Stormen in Argentinie


De laatste tijd hoor ik weinig over Argentinie en veel meer over Chili.

Toch is dat lang anders geweest. Argentinie is lang het eerste grote wijnland van zuid amerika geweest en produceert nog steeds heel veel goede wijn.

Tot dit jaar?

Stormen verwoesten de oogst dit jaar…


Argentina Likely in for Tough Year after Hail Hits Vineyards
Several El Niño-fueled storms have damaged grape crops in vineyards known to produce some of Mendoza's highest quality wine

After a string of high quality vintages since 2002, Argentina is having a difficult year in 2007. Hail, always a threat in Mendoza–the country’s most prominent winegrowing region–has hit some of the region’s prime spots, damaging vines before the grapes had fully ripened.

"This year is a particularly difficult year. Not the worst year, but particularly difficult for high quality areas," said José Ortega, owner of Bodega y Viñedos O. Fournier, located in the Uco Valley. "It has been extremely humid for Argentina, and in the past two months we have had hundreds of storms, some of them in hail format."

This year's higher-than-normal humidity has been fueled by the El Niño weather pattern, which last seriously affected Argentina’s–and Chile’s–wine regions in 1998. The increased humidity, mixed with cool nights, creates storms that roll down from the higher elevations of the Andes Mountains. These storms have moved through almost regularly since December, hitting spots in Agrelo, Vista Flores, La Consulta and Medrano. The most recent storm, on Feb. 9, hit Luján de Cuyo, a prime spot for high quality Malbec grapes, where wineries such as Bodega Carlos Pulenta, Bodega Norton and Bodegas Escorihuela all have vineyards.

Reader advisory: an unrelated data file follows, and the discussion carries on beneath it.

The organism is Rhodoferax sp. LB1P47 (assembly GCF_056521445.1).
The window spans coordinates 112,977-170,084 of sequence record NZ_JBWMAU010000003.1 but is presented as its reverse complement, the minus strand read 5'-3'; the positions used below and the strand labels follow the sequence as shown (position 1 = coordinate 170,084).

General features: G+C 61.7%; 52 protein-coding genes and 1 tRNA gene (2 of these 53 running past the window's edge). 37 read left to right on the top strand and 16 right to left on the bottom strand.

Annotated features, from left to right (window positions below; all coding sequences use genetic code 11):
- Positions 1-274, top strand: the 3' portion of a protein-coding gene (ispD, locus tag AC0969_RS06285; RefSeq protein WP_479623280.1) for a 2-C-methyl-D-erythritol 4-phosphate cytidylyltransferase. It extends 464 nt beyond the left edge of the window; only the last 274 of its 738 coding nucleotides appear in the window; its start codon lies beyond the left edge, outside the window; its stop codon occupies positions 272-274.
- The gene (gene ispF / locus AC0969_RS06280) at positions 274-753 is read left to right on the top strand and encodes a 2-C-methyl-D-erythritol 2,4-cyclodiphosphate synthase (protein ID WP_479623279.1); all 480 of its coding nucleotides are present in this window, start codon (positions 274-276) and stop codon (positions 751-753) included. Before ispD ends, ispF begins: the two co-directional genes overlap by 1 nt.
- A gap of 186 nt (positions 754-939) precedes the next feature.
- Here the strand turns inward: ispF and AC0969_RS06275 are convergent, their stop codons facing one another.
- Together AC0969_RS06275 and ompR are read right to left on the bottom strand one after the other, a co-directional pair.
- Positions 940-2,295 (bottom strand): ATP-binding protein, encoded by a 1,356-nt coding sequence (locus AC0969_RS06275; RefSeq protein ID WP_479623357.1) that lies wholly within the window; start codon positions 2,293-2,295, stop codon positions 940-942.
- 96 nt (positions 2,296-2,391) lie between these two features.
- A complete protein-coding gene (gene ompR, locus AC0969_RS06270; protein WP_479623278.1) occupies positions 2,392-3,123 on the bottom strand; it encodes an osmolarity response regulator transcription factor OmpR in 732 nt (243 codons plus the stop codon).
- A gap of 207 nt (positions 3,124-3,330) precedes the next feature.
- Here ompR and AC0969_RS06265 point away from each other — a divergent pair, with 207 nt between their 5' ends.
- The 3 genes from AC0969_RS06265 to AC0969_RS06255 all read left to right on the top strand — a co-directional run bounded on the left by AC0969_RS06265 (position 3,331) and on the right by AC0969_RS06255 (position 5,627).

Hailstorms can be highly localized, causing damage to one row of vines, but not a neighboring row. Many growers in Argentina have their vineyards spread out to hedge their bets against losing their crop in one spot. Depending on a hailstorm’s severity and timing, it can damage the leaf canopy, which inhibits the vines' ability to capture sunlight and pass energy and nutrients to the grapes. The hail can also damage the grapes, reducing yields, allowing for the spread of rot and hampering ripening. At its worst, a hailstorm can damage a vine’s latent bud growth for the following season. Many Argentinean wineries have installed protective netting over their best vineyards in recent years to guard against hail.

The Agrelo district as a whole lost an estimated 15 percent of its grapes as one large storm on Feb. 9 spread over a 12,000-plus-acre swath of land, according to Bodegas Caro winemaker Estela Perinetti.

"For [our] Agrelo vineyards the damage is variable depending on the lots," said Perinetti. "The physical damage after my evaluation is between zero and 100 percent, and we lost less than 5 percent of our grapes."

Managing a vineyard after it is hit by hail requires careful viticulture, such as removing any damaged berries or clusters to inhibit the spread of rot.

"On December 5 we had at least 20 percent damage in Finca Altamira," said Santiago Achával, of Achával-Ferrer. "That was before green harvest, so the new leaf growth has given us enough canopy to finish maturity, after we went through bunch by bunch removing damaged grapes."

Growers also reported that the ripening is running about two weeks earlier than normal, with harvest of early-ripening reds such as Merlot anticipated to start by the end of this month. Malbec and Cabernet Sauvignon typically ripen later in the season, with picking usually in late March or early April.

Bron: Wine Spectator

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